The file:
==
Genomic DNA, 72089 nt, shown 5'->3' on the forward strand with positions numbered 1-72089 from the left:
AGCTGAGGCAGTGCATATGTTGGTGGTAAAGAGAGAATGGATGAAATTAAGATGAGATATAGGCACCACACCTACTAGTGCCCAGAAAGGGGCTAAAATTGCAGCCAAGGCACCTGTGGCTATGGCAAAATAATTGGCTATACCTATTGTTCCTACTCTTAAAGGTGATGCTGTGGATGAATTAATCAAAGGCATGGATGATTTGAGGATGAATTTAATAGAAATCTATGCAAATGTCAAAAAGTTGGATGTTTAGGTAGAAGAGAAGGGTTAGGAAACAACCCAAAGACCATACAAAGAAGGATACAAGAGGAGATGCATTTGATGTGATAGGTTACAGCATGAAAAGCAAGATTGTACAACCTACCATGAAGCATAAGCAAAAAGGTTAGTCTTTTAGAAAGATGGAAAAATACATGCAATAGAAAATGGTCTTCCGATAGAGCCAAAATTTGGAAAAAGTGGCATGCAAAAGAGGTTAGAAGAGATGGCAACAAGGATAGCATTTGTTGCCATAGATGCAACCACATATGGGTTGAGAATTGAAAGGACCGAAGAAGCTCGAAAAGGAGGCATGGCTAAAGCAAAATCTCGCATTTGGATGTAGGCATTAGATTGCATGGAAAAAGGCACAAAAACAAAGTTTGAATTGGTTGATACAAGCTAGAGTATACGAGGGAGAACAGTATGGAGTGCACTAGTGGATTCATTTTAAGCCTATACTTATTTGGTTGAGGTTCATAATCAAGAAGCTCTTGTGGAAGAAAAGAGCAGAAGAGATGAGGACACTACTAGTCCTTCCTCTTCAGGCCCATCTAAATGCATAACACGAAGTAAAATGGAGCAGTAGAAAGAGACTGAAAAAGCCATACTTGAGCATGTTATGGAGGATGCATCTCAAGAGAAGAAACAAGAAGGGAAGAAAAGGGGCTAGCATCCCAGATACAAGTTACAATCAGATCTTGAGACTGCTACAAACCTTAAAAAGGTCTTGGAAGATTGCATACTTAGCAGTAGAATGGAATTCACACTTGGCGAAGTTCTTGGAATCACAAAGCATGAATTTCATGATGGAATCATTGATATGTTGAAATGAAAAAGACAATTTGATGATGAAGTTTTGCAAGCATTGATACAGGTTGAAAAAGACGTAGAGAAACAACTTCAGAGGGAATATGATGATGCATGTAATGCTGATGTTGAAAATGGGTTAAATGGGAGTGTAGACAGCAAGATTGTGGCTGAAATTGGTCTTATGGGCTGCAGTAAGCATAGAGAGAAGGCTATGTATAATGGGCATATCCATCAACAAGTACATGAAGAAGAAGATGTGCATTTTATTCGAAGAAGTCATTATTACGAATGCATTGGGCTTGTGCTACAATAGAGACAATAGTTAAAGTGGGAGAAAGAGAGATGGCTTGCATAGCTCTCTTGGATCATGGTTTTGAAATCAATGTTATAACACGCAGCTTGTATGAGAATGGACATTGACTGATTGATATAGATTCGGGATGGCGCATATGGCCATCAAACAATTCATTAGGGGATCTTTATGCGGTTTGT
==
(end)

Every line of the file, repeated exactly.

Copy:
Genomic DNA, 72089 nt, shown 5'->3' on the forward strand with positions numbered 1-72089 from the left:
AGCTGAGGCAGTGCATATGTTGGTGGTAAAGAGAGAATGGATGAAATTAAGATGAGATATAGGCACCACACCTACTAGTGCCCAGAAAGGGGCTAAAATTGCAGCCAAGGCACCTGTGGCTATGGCAAAATAATTGGCTATACCTATTGTTCCTACTCTTAAAGGTGATGCTGTGGATGAATTAATCAAAGGCATGGATGATTTGAGGATGAATTTAATAGAAATCTATGCAAATGTCAAAAAGTTGGATGTTTAGGTAGAAGAGAAGGGTTAGGAAACAACCCAAAGACCATACAAAGAAGGATACAAGAGGAGATGCATTTGATGTGATAGGTTACAGCATGAAAAGCAAGATTGTACAACCTACCATGAAGCATAAGCAAAAAGGTTAGTCTTTTAGAAAGATGGAAAAATACATGCAATAGAAAATGGTCTTCCGATAGAGCCAAAATTTGGAAAAAGTGGCATGCAAAAGAGGTTAGAAGAGATGGCAACAAGGATAGCATTTGTTGCCATAGATGCAACCACATATGGGTTGAGAATTGAAAGGACCGAAGAAGCTCGAAAAGGAGGCATGGCTAAAGCAAAATCTCGCATTTGGATGTAGGCATTAGATTGCATGGAAAAAGGCACAAAAACAAAGTTTGAATTGGTTGATACAAGCTAGAGTATACGAGGGAGAACAGTATGGAGTGCACTAGTGGATTCATTTTAAGCCTATACTTATTTGGTTGAGGTTCATAATCAAGAAGCTCTTGTGGAAGAAAAGAGCAGAAGAGATGAGGACACTACTAGTCCTTCCTCTTCAGGCCCATCTAAATGCATAACACGAAGTAAAATGGAGCAGTAGAAAGAGACTGAAAAAGCCATACTTGAGCATGTTATGGAGGATGCATCTCAAGAGAAGAAACAAGAAGGGAAGAAAAGGGGCTAGCATCCCAGATACAAGTTACAATCAGATCTTGAGACTGCTACAAACCTTAAAAAGGTCTTGGAAGATTGCATACTTAGCAGTAGAATGGAATTCACACTTGGCGAAGTTCTTGGAATCACAAAGCATGAATTTCATGATGGAATCATTGATATGTTGAAATGAAAAAGACAATTTGATGATGAAGTTTTGCAAGCATTGATACAGGTTGAAAAAGACGTAGAGAAACAACTTCAGAGGGAATATGATGATGCATGTAATGCTGATGTTGAAAATGGGTTAAATGGGAGTGTAGACAGCAAGATTGTGGCTGAAATTGGTCTTATGGGCTGCAGTAAGCATAGAGAGAAGGCTATGTATAATGGGCATATCCATCAACAAGTACATGAAGAAGAAGATGTGCATTTTATTCGAAGAAGTCATTATTACGAATGCATTGGGCTTGTGCTACAATAGAGACAATAGTTAAAGTGGGAGAAAGAGAGATGGCTTGCATAGCTCTCTTGGATCATGGTTTTGAAATCAATGTTATAACACGCAGCTTGTATGAGAATGGACATTGACTGATTGATATAGATTCGGGATGGCGCATATGGCCATCAAACAATTCATTAGGGGATCTTTATGCGGTTTGT